Is gamification for real in the U.S?
When it comes to the "consumerization" of the retail banking industry, people tend to think of the influence of smartphones and tables on enterprise initiatives. But there's a related concept called gamification that deals with the effects of online gaming and how it might be used from a marketing perspective by banks.
While consumerization seems to moving along, a fair debate is whether the gamification movement is for real, or whether it's merely a short-term phenomena destined to flame out soon.
Bank Systems & Technology reports that, "Although gamification is talked about a great deal in banking circles, few U.S. banks have been willing to give the concept a try. The hesitation is understandable given that banks have little experience in designing digital games and - as with any new trend - banks may be questioning how best to approach and implement a gamification initiative. But outside of the U.S. many banks are diving into gamification and are already showing direct benefits from it."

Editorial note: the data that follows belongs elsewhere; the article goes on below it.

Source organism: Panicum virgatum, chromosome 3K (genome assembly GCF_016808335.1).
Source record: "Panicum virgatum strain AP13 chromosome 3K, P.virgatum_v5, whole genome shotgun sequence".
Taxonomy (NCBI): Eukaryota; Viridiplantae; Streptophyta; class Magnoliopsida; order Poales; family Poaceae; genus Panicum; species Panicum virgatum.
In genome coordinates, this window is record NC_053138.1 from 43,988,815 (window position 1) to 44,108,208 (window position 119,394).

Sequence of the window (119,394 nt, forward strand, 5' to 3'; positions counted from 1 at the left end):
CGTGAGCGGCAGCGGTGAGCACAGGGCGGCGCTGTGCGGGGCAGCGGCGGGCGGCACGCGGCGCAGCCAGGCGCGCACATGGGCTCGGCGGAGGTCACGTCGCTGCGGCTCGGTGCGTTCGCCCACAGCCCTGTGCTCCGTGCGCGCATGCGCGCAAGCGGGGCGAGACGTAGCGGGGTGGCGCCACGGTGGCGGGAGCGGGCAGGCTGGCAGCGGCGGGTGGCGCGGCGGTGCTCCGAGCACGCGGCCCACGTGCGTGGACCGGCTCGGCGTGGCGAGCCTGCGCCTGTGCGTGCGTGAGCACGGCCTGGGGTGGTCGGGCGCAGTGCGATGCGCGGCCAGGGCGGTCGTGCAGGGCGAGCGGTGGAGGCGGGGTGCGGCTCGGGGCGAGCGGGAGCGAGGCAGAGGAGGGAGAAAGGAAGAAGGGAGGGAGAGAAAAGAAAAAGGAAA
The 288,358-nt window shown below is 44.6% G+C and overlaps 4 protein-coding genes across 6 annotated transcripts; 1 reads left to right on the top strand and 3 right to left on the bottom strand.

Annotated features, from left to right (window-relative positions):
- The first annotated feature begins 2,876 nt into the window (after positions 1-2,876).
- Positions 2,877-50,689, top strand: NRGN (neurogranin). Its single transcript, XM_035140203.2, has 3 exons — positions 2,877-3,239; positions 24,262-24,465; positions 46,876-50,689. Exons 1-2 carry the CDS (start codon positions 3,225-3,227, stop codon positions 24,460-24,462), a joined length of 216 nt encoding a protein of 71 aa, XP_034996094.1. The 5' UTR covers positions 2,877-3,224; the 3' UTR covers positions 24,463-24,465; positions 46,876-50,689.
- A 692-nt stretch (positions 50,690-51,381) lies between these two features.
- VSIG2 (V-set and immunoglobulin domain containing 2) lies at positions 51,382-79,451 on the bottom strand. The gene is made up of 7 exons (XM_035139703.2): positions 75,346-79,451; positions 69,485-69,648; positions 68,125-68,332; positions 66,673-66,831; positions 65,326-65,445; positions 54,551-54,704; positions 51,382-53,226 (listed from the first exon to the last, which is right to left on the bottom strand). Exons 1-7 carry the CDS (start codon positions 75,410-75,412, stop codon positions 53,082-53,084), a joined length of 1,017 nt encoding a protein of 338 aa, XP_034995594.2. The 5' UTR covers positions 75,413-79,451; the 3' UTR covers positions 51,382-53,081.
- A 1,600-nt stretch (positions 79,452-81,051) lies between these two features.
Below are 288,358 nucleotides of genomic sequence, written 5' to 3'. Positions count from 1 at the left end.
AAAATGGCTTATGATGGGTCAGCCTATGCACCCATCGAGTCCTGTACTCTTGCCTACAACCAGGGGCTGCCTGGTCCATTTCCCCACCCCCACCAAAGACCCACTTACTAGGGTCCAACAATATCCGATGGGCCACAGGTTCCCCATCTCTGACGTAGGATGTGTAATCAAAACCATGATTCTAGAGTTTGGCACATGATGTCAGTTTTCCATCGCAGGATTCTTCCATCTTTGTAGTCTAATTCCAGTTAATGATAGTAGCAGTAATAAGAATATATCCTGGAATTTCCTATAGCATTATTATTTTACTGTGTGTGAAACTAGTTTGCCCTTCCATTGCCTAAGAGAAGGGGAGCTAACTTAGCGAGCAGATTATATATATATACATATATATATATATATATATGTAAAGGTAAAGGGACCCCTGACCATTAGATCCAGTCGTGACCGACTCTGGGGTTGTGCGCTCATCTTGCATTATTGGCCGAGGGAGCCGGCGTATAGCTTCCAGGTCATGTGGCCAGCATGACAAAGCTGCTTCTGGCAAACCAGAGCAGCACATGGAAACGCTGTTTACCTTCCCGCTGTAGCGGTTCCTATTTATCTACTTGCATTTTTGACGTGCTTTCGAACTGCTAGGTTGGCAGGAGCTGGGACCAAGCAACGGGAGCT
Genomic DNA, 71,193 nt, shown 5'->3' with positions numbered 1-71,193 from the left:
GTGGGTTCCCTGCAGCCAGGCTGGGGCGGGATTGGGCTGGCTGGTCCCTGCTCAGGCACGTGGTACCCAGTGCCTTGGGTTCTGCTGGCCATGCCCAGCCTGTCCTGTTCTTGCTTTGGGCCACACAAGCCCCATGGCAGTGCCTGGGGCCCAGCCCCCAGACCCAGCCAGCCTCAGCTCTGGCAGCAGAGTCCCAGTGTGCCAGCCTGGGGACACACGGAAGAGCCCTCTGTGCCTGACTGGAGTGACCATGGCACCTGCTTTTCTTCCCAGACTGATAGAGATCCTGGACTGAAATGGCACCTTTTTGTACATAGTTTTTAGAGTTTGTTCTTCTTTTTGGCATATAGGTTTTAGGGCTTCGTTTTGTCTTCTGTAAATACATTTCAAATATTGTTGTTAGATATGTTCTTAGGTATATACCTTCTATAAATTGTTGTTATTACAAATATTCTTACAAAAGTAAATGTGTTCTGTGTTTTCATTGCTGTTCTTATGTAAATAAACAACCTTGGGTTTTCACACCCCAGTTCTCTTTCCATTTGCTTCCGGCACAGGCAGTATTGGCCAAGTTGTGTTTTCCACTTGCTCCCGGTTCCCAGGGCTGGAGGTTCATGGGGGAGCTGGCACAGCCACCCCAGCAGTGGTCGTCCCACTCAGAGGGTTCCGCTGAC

The point of most projects is to create games that lead to greater usage of bank services. Misys is said to be creating a tablet-based game that client banks might use to reward customers for making deposits in savings accounts. Thomson Reuters and start up True Office are collaborating on a compliance-oriented gamification project.
While such activity is to be applauded, doesn't it also seem that most games are mere fads destined to flame out in a few years? Look at all that Rovio is doing to keep Angry Birds cool. If a bank wants to do this right, it will essentially end up in gaming industry, searching for a hit, which will be elusive for most.
In the end, a strong ROI for these initiatives may prove elusive.
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